You must give to the Main or Administrative Office of the Housing Authority a written request for a formal grievance hearing within 15 days of the decision of the informal settlement conference. The request must state the reason for the grievance and what you want to happen. If you do not ask for the formal grievance hearing within 15 days, the housing authority's answer will be final and you can now only fight the decision in Court. The Housing Authority will then have to start the eviction procedure under the Landlord Tenant Law.

What Happens If I File for A Formal Hearing?

The Housing Authority will schedule a formal hearing on the grievance at the earliest time possible. At this hearing, your housing manager, a hearing officer, and witnesses may be present. The Hearing Officer will be a person picked by the Housing Authority who has knowledge on housing issues. If you do not go, the Hearing Officer can decide against you.

What Happens After the Hearing?

The hearing officer will send you a written decision within 30 days after the hearing. The Housing Authority must follow the decision of the hearing officer.

If the Hearing Officer Agrees With the Housing Authority Decision, What Is Next?

The Housing Authority must serve you with a notice to leave. It must be in writing stating that if you do not leave within 30 days of the decision that legal action will be brought against you. If you lose, you may be responsible to pay court costs and the housing authority's attorneys' fee.

Is There Anything Else I Need to Know?

You have a right to have a lawyer with you at the informal settlement conference and the formal hearing. Also, if you have any documents, photos, bills or witnesses who can defend you, please take them.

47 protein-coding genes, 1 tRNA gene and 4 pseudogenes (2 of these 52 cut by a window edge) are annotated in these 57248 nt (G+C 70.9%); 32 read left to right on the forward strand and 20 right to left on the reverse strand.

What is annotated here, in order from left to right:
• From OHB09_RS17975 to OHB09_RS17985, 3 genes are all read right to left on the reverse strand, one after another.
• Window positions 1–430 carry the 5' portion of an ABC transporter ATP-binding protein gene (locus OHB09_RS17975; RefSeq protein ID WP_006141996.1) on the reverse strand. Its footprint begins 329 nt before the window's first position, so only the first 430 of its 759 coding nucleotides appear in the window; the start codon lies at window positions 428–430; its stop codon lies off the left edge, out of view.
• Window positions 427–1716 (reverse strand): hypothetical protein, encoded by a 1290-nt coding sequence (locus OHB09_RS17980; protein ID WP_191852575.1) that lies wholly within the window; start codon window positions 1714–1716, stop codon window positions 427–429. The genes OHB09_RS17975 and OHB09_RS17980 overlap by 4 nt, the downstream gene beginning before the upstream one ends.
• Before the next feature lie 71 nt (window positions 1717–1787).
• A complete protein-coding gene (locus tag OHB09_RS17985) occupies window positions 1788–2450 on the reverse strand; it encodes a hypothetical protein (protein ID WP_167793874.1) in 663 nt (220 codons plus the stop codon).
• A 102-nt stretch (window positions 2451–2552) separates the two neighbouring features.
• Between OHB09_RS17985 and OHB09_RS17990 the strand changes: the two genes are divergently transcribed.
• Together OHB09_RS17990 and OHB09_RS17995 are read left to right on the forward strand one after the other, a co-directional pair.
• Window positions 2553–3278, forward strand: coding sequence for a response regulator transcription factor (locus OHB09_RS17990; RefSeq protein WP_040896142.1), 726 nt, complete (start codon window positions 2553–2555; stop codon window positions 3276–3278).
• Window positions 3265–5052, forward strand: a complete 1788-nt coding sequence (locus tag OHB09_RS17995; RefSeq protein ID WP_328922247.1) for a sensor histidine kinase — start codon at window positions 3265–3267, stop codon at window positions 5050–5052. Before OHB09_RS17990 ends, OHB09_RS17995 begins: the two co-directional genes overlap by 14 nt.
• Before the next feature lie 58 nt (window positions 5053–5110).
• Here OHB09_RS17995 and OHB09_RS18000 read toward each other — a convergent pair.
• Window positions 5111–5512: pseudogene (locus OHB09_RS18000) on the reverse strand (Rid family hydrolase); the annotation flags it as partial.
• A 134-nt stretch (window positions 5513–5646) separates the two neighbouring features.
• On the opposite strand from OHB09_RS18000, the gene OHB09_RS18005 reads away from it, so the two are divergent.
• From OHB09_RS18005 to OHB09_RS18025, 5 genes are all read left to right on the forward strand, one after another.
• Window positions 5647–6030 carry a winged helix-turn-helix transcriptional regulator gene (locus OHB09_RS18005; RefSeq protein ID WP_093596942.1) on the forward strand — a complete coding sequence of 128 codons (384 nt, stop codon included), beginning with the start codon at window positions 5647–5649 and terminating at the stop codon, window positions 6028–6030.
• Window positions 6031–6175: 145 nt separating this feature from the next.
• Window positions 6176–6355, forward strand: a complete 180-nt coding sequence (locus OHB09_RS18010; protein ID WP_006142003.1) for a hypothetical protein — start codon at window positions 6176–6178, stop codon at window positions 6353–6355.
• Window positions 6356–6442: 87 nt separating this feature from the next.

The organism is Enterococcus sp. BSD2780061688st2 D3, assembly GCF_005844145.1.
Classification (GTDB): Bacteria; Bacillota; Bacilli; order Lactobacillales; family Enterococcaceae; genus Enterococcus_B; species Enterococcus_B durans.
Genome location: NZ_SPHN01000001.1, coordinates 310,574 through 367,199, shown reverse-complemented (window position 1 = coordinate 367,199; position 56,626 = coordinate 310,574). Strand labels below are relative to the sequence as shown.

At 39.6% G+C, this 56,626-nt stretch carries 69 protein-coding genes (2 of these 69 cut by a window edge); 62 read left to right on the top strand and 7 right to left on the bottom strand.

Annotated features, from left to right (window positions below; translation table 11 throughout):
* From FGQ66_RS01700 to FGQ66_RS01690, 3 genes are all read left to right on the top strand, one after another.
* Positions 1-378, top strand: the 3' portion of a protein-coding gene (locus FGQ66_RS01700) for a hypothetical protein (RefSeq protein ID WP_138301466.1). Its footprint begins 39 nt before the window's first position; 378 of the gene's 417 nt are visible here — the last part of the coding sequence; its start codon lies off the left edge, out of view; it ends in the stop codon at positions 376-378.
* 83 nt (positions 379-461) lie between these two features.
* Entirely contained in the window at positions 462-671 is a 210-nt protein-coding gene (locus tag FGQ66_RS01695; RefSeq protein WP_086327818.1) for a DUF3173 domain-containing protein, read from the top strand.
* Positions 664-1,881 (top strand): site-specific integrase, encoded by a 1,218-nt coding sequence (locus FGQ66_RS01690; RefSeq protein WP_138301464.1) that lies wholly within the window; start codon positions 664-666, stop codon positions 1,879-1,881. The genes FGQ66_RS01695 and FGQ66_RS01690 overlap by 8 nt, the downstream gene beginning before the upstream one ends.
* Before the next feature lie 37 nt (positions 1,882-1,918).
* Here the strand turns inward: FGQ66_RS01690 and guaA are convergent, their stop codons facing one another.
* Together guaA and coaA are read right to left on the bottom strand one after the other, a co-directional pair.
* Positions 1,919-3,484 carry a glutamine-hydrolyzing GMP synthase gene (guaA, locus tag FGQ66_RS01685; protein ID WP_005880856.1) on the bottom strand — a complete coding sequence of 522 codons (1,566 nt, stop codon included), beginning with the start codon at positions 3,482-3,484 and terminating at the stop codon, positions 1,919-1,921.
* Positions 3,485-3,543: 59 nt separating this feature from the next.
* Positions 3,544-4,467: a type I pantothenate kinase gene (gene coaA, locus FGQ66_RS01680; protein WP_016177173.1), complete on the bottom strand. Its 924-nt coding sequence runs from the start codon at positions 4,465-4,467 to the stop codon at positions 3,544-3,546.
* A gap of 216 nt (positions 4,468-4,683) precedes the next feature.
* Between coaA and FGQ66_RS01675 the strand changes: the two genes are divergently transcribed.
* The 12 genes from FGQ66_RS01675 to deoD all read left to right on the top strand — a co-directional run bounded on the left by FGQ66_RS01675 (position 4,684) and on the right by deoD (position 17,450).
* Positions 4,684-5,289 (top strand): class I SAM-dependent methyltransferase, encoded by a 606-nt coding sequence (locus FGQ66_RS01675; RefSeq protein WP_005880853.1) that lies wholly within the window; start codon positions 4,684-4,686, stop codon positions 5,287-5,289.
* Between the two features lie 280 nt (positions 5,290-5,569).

C. Section 8

Can I Be Evicted If I Am on Section 8 ?

Yes. A Section 8 landlord can seek to evict you for serious or repeated violations of the lease or for violation of the Pennsylvania Landlord Tenant law, or other good cause. The landlord must give you written notice that he/she wants to end your lease and the reason why.

Can I Request an Informal Conference If My Landlord Is Trying to Terminate My Lease?

No. If you fail to move after the notice period has ended, then the Section 8 landlord can proceed to take you to Court.

If I Am Evicted Can I Lose My Section 8 Certificate?

Yes. The Housing Authority can try to end your Section 8 Certificate if:

  1. You violated the rules of the Section 8 program;
  2. You have committed fraud - for example, not reporting your correct income;
  3. You are involved in drug activity; or
  4. You did not pay a current debt owed to the Housing Authority as part of an agreement.

If I Want to Move to Another Unit Can I Am Denied?

Yes. You can be denied if you did not pay a current debt owed to the Housing Authority, you committed fraud, you are involved in drug activity, or you did not follow the Section 8 program rules.

If the Landlord Starts the Process to End My Lease Can the Housing Authority Stop Making Payments Or Refuse to Issue a New Certificate to Move?

No. A landlord's decision to evict is not a reason to end your eligibility or stop making the rental payments. The Housing Authority must continue to pay their portion of the rent.

What Happens If the Housing Authority Wants to End My Section 8 Certificate?

The Housing Authority must send you a written notice that your Section 8 certificate is ending. The notice will state that you have 15 days to request an informal settlement conference. (See Section B. Grievance Procedure).

The law often changes. Each case is different.
This pamphlet is meant to give you general information and not to give you specific legal advice.